Every Child Needs To Hear "I Believe In You"


Every Child Needs To Hear "I Believe In You"
Dr. Sue shares 6 tips on how to increase your child's self esteem.

Encouragement is acknowledgement. Children need to be encouraged and acknowledged to build high self esteem. As parents, we have the amazing power to help shape our children's development.


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Here are 6 tips on how to build your child’s self esteem. I suggest beginning this journey by telling him or her, “I believe in you!”

1. Praise your child for good behaviour. Look for opportunities to positively comment on the things they are doing well. Take the time to notice. We manage to notice when the behaviour is not good and we need to correct it. We often take good behaviour for granted as something that SHOULD happen!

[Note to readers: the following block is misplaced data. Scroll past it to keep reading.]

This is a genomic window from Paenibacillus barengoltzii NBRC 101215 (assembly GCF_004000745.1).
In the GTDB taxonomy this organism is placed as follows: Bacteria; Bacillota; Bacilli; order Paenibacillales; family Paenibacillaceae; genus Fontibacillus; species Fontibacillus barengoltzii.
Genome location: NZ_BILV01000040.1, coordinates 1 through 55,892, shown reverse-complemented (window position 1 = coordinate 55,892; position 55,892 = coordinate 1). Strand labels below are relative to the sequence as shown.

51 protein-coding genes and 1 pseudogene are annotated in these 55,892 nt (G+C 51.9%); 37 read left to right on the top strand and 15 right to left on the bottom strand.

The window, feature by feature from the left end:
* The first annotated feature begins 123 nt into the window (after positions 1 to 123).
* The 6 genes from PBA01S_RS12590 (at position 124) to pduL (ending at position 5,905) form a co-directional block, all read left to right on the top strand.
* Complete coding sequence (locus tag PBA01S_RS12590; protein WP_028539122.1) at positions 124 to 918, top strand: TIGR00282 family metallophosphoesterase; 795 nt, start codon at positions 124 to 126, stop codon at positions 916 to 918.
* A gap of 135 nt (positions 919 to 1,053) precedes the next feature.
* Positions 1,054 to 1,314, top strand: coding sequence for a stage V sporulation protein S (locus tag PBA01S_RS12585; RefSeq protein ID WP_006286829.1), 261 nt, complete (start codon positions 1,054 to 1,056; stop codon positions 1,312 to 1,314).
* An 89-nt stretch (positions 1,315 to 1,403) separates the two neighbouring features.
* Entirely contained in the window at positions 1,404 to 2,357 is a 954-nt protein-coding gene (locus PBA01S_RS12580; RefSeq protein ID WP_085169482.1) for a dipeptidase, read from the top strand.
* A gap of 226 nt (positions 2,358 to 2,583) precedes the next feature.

2. If you need to change a behaviour, focus on the BEHAVIOUR not on the CHILD. It’s the behaviour you don’t like, you still love the child. For example; instead of saying something like “I don’t like your attitude.” Say “I don’t like you speaking to me in that tone of voice.”

3. When your child makes a mistake, help them to learn from it by discussing what happened and what could happen next time (if there is one). No matter how tempting, avoid saying “I told you so.” It’s so unhelpful, even if you did, and you hated it didn’t you?


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4. Acknowledge effort, even if the result isn’t great. When something doesn’t work, it’s not a failure. Some of the world’s greatest inventors failed many, many times.

5. Allow your child to be right sometimes. Help them to develop their communication skills by persuading you that their way will work.


6. Pick your battles. Allow your child to win sometimes. Choose those battles carefully. A safe battle may be the perennial battle over homework. We can nag all we like and talk about the consequence of what might happen at school if homework is not done and still not get through. Allowing your child to discover those consequences for themselves may have more effect on the future behaviour than your nagging. It’s a safe lesson in consequences.

Dr. Sue

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